The 2010 Haiti earthquake was the most destructive natural disaster in the history of this poverty-stricken, disaster-prone country. Of the 3 million people affected, 1.5 million were left homeless. Haitians continue to recover and rebuild, despite recurring hazards, including hurricanes, and cholera.
Author and photographer Matthew Paul Turner witnessed 335 children have the opportunity to choose their sponsor through World Vision’s Chosen. See this experience through his lens.
In this guest blog post, sewing YouTuber Melanie Ham gives a tutorial about how to sew a simple drawstring bag that you can make and send to the sponsored child who chooses you! Read about Melanie’s experience traveling to Ecuador last month, where she met the child who chose her, and watch how to make this simple, special gift.
From thousands of miles away, a letter and a package filled with small gifts — from stickers to hair ribbons — mean the world to a sponsored child.
There’s something special about handmade crafts at Christmastime. So we asked some of the children and families we help around the world to share their favorite Christmas crafts with you! Learn how to make DIY Christmas crafts from Armenia, Cambodia, the Dominican Republic, Lesotho, and the Philippines.
Located nearly 12,500 feet above sea level, families in the Guarguallá Grande community collectively care for 45 alpacas provided through the World Vision Gift Catalog. In total, 266 families in three mountainous communities raise 420 alpacas for their milk and wool, which they use and make products to sell. In 2018, the communities harvested 413 pounds of wool from the alpacas gifted through the Gift Catalog.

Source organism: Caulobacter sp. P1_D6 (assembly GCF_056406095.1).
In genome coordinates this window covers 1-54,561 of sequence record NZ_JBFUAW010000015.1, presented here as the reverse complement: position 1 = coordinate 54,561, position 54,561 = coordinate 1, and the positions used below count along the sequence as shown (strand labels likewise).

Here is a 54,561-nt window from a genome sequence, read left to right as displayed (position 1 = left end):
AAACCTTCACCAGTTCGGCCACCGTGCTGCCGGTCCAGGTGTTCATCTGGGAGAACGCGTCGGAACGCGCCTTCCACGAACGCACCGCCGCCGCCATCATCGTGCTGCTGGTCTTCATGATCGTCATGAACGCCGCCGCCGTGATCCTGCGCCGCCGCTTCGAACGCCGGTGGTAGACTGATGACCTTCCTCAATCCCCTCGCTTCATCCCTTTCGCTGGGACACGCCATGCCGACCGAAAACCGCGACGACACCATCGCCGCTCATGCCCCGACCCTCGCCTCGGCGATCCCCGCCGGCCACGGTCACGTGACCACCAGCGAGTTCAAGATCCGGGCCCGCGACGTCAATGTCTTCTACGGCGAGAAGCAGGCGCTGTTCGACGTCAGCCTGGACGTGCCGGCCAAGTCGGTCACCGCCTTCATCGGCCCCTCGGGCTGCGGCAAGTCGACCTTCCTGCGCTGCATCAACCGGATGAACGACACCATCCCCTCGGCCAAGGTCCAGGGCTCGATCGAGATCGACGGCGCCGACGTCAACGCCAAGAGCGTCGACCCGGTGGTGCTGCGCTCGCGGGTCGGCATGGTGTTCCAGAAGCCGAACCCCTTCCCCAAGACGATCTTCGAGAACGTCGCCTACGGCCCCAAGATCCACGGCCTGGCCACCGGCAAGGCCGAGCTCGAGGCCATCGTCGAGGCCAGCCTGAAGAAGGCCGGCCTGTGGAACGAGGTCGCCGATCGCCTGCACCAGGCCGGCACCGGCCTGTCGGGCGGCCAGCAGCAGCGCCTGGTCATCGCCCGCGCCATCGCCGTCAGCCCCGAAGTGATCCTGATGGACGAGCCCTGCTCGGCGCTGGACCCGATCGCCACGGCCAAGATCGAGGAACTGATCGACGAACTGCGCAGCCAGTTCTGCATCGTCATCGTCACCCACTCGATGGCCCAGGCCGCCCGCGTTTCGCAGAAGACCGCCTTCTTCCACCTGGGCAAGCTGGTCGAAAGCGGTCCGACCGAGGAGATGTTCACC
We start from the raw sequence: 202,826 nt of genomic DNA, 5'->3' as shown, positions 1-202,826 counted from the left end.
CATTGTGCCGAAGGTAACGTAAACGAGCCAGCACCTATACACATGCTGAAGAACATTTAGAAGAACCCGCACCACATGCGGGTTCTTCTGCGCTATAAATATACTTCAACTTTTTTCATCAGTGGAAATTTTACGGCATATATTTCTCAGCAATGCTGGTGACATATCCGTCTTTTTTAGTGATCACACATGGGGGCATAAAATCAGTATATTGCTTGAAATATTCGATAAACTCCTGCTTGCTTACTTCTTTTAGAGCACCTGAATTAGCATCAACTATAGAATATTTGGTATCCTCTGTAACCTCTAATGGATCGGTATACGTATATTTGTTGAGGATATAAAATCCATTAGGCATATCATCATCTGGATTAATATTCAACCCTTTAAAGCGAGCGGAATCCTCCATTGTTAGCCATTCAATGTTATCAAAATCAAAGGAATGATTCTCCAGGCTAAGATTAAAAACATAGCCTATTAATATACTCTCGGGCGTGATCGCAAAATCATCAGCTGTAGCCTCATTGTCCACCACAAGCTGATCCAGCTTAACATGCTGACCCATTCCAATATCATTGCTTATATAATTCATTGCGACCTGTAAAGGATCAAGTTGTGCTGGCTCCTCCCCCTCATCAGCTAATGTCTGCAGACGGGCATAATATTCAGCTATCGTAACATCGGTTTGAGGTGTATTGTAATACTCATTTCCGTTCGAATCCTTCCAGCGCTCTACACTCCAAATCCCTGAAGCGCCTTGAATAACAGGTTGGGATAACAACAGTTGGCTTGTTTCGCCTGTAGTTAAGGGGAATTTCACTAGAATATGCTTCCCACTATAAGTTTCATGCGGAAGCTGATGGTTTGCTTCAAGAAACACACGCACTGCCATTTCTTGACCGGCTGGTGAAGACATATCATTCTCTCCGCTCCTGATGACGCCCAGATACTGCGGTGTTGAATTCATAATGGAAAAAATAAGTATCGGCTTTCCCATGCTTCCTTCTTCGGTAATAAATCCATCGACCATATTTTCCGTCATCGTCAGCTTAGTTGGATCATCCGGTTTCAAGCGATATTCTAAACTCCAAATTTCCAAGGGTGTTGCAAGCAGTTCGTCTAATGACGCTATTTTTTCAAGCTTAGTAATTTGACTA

World Vision U.S. President Edgar Sandoval Sr. reflects on Chosen, a simple but profound twist on our tried-and-true child sponsorship model — how it recognizes the dignity of children living in extreme poverty and emphasizes their God-given potential to change their lives and their communities.
World Vision is on the ground before, during, and after disasters to help children and families not just cope, but thrive.
Jheyde, 13, is among more than 1 million Venezuelans in Colombia who left because of hunger and poverty. She finally found stability and success in school.
Venezuela is in crisis. The economy has collapsed, and an uprising of political opposition to President Nicolas Maduro has put the country’s leadership in question. Armando is one of more than 4 million Venezuelans — 5,000 per day in 2018 — who have left the country seeking food, work, and a better life.